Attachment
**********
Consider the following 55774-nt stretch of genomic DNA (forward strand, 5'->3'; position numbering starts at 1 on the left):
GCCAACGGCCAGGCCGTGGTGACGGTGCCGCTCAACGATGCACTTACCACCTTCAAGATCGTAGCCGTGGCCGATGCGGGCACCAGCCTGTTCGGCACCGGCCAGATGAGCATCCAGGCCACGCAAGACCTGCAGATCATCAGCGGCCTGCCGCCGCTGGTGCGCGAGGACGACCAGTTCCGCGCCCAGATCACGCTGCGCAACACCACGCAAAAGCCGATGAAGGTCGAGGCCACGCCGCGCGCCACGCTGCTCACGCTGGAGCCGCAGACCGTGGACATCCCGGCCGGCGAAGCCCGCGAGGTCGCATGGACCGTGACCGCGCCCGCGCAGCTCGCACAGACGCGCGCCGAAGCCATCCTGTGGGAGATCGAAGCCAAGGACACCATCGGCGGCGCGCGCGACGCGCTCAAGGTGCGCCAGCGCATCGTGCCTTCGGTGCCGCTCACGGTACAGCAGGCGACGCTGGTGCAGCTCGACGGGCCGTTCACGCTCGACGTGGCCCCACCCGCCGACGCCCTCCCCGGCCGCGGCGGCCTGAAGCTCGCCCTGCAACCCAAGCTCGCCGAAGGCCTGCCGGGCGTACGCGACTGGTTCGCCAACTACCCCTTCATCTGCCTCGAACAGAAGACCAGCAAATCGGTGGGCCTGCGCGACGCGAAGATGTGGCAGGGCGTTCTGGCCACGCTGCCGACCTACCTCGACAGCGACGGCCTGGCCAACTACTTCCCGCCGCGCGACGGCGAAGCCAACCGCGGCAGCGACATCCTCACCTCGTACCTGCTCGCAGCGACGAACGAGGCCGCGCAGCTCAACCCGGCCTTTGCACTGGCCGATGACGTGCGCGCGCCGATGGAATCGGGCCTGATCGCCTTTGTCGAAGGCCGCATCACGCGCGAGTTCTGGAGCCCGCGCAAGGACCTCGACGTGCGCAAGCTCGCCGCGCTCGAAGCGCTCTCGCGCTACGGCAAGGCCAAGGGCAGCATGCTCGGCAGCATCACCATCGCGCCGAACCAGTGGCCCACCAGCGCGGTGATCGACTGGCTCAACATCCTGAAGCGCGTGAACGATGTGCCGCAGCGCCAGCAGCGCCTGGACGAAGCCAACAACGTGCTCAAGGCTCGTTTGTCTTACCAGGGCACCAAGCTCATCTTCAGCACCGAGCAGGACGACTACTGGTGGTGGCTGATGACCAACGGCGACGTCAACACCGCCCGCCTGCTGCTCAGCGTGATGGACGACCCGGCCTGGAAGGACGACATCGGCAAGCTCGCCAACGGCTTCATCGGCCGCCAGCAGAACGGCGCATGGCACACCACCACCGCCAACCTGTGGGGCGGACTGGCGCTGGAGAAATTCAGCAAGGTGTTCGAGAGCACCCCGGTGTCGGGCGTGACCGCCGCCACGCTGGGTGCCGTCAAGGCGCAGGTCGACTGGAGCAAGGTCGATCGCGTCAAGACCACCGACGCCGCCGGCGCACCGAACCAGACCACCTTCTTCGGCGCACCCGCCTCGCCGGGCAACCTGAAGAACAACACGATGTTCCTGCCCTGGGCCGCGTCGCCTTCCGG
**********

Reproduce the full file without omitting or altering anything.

Consider the following 55774-nt stretch of genomic DNA (forward strand, 5'->3'; position numbering starts at 1 on the left):
GCCAACGGCCAGGCCGTGGTGACGGTGCCGCTCAACGATGCACTTACCACCTTCAAGATCGTAGCCGTGGCCGATGCGGGCACCAGCCTGTTCGGCACCGGCCAGATGAGCATCCAGGCCACGCAAGACCTGCAGATCATCAGCGGCCTGCCGCCGCTGGTGCGCGAGGACGACCAGTTCCGCGCCCAGATCACGCTGCGCAACACCACGCAAAAGCCGATGAAGGTCGAGGCCACGCCGCGCGCCACGCTGCTCACGCTGGAGCCGCAGACCGTGGACATCCCGGCCGGCGAAGCCCGCGAGGTCGCATGGACCGTGACCGCGCCCGCGCAGCTCGCACAGACGCGCGCCGAAGCCATCCTGTGGGAGATCGAAGCCAAGGACACCATCGGCGGCGCGCGCGACGCGCTCAAGGTGCGCCAGCGCATCGTGCCTTCGGTGCCGCTCACGGTACAGCAGGCGACGCTGGTGCAGCTCGACGGGCCGTTCACGCTCGACGTGGCCCCACCCGCCGACGCCCTCCCCGGCCGCGGCGGCCTGAAGCTCGCCCTGCAACCCAAGCTCGCCGAAGGCCTGCCGGGCGTACGCGACTGGTTCGCCAACTACCCCTTCATCTGCCTCGAACAGAAGACCAGCAAATCGGTGGGCCTGCGCGACGCGAAGATGTGGCAGGGCGTTCTGGCCACGCTGCCGACCTACCTCGACAGCGACGGCCTGGCCAACTACTTCCCGCCGCGCGACGGCGAAGCCAACCGCGGCAGCGACATCCTCACCTCGTACCTGCTCGCAGCGACGAACGAGGCCGCGCAGCTCAACCCGGCCTTTGCACTGGCCGATGACGTGCGCGCGCCGATGGAATCGGGCCTGATCGCCTTTGTCGAAGGCCGCATCACGCGCGAGTTCTGGAGCCCGCGCAAGGACCTCGACGTGCGCAAGCTCGCCGCGCTCGAAGCGCTCTCGCGCTACGGCAAGGCCAAGGGCAGCATGCTCGGCAGCATCACCATCGCGCCGAACCAGTGGCCCACCAGCGCGGTGATCGACTGGCTCAACATCCTGAAGCGCGTGAACGATGTGCCGCAGCGCCAGCAGCGCCTGGACGAAGCCAACAACGTGCTCAAGGCTCGTTTGTCTTACCAGGGCACCAAGCTCATCTTCAGCACCGAGCAGGACGACTACTGGTGGTGGCTGATGACCAACGGCGACGTCAACACCGCCCGCCTGCTGCTCAGCGTGATGGACGACCCGGCCTGGAAGGACGACATCGGCAAGCTCGCCAACGGCTTCATCGGCCGCCAGCAGAACGGCGCATGGCACACCACCACCGCCAACCTGTGGGGCGGACTGGCGCTGGAGAAATTCAGCAAGGTGTTCGAGAGCACCCCGGTGTCGGGCGTGACCGCCGCCACGCTGGGTGCCGTCAAGGCGCAGGTCGACTGGAGCAAGGTCGATCGCGTCAAGACCACCGACGCCGCCGGCGCACCGAACCAGACCACCTTCTTCGGCGCACCCGCCTCGCCGGGCAACCTGAAGAACAACACGATGTTCCTGCCCTGGGCCGCGTCGCCTTCCGG